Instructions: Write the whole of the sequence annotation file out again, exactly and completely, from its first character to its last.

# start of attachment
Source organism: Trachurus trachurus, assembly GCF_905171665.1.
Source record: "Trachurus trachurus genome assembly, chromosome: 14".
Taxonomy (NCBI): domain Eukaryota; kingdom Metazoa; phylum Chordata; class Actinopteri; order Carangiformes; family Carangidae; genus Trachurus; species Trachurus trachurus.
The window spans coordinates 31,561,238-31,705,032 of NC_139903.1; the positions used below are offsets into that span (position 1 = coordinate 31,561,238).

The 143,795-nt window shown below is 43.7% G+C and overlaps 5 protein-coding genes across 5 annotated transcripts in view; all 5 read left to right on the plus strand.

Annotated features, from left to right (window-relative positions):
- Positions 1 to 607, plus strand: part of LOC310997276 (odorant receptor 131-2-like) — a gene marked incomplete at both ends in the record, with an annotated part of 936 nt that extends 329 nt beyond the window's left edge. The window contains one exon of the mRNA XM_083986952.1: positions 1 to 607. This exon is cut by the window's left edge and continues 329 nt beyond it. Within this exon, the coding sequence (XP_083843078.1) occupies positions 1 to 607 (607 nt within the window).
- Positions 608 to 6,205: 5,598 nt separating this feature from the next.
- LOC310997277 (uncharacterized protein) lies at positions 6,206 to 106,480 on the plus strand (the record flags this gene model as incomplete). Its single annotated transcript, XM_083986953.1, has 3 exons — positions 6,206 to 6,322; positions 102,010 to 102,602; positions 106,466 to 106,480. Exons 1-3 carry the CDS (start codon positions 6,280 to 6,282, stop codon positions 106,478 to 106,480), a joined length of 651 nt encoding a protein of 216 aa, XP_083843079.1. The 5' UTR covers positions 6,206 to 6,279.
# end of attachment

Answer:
Source organism: Trachurus trachurus, assembly GCF_905171665.1.
Source record: "Trachurus trachurus genome assembly, chromosome: 14".
Taxonomy (NCBI): domain Eukaryota; kingdom Metazoa; phylum Chordata; class Actinopteri; order Carangiformes; family Carangidae; genus Trachurus; species Trachurus trachurus.
The window spans coordinates 31,561,238-31,705,032 of NC_139903.1; the positions used below are offsets into that span (position 1 = coordinate 31,561,238).

The 143,795-nt window shown below is 43.7% G+C and overlaps 5 protein-coding genes across 5 annotated transcripts in view; all 5 read left to right on the plus strand.

Annotated features, from left to right (window-relative positions):
- Positions 1 to 607, plus strand: part of LOC310997276 (odorant receptor 131-2-like) — a gene marked incomplete at both ends in the record, with an annotated part of 936 nt that extends 329 nt beyond the window's left edge. The window contains one exon of the mRNA XM_083986952.1: positions 1 to 607. This exon is cut by the window's left edge and continues 329 nt beyond it. Within this exon, the coding sequence (XP_083843078.1) occupies positions 1 to 607 (607 nt within the window).
- Positions 608 to 6,205: 5,598 nt separating this feature from the next.
- LOC310997277 (uncharacterized protein) lies at positions 6,206 to 106,480 on the plus strand (the record flags this gene model as incomplete). Its single annotated transcript, XM_083986953.1, has 3 exons — positions 6,206 to 6,322; positions 102,010 to 102,602; positions 106,466 to 106,480. Exons 1-3 carry the CDS (start codon positions 6,280 to 6,282, stop codon positions 106,478 to 106,480), a joined length of 651 nt encoding a protein of 216 aa, XP_083843079.1. The 5' UTR covers positions 6,206 to 6,279.